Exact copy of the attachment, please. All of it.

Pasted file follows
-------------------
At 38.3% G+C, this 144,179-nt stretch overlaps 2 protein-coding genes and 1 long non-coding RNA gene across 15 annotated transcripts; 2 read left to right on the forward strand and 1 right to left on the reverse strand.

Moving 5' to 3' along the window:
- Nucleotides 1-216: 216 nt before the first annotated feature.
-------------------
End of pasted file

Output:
At 38.3% G+C, this 144,179-nt stretch overlaps 2 protein-coding genes and 1 long non-coding RNA gene across 15 annotated transcripts; 2 read left to right on the forward strand and 1 right to left on the reverse strand.

Moving 5' to 3' along the window:
- Nucleotides 1-216: 216 nt before the first annotated feature.